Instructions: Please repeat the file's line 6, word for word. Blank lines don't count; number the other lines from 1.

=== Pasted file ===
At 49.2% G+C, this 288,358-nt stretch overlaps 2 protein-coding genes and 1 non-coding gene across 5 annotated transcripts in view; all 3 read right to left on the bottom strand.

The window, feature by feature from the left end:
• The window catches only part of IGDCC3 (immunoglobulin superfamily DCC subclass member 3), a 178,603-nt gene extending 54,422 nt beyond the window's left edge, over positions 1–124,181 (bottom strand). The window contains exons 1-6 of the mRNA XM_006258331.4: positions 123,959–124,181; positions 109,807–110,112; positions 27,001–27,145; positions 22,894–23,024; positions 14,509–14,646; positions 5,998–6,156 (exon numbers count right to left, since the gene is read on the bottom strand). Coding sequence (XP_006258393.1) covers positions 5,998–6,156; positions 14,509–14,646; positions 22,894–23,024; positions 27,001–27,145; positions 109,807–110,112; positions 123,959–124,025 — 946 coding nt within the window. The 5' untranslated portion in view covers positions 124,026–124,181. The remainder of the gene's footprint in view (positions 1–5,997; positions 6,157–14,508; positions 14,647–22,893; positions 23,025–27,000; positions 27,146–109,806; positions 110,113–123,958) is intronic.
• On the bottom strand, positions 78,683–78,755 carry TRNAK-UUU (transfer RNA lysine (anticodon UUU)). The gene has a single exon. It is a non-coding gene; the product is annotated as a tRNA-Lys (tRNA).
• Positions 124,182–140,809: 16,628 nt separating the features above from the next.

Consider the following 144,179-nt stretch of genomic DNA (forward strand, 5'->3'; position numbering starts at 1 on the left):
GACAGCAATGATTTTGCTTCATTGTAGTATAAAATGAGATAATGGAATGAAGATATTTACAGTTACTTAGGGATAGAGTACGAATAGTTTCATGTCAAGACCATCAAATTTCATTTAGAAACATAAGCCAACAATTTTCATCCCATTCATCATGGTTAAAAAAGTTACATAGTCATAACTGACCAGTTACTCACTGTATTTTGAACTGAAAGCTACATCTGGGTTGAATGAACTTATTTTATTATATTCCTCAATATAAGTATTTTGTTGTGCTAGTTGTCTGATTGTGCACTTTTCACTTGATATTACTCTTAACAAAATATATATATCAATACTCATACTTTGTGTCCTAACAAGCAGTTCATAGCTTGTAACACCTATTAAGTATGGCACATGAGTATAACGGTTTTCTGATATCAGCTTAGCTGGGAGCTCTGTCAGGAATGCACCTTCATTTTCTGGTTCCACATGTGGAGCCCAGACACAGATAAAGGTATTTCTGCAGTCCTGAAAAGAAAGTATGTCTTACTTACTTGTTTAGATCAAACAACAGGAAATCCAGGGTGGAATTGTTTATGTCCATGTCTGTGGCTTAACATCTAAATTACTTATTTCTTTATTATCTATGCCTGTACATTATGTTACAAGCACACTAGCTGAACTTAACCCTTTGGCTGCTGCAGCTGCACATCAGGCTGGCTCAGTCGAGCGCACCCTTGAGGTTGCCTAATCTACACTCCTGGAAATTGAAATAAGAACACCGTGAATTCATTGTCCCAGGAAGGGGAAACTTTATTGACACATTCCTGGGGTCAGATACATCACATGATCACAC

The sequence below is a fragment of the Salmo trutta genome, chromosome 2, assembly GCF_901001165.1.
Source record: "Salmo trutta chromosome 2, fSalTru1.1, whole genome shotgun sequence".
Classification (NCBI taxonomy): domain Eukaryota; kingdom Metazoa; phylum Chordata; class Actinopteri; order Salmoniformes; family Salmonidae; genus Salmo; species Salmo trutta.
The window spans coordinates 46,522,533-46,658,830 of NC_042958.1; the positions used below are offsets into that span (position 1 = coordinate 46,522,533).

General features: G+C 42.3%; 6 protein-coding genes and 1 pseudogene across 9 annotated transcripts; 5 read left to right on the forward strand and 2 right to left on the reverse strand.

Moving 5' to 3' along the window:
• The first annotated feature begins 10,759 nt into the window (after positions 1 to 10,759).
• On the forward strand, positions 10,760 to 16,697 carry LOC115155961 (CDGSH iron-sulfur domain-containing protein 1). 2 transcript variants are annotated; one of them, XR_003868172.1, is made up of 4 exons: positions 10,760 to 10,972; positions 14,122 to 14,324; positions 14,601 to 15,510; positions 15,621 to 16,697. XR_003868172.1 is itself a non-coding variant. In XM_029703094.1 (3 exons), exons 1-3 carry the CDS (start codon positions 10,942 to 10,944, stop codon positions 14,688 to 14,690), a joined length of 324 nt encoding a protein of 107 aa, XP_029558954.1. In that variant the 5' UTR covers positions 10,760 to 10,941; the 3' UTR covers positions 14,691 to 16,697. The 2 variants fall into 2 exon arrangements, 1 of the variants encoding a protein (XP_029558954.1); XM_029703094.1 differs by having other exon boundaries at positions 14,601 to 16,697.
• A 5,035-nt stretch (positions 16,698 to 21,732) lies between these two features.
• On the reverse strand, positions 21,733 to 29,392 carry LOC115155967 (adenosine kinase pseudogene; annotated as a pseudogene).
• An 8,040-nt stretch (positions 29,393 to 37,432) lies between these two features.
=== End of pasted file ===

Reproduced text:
Consider the following 144,179-nt stretch of genomic DNA (forward strand, 5'->3'; position numbering starts at 1 on the left):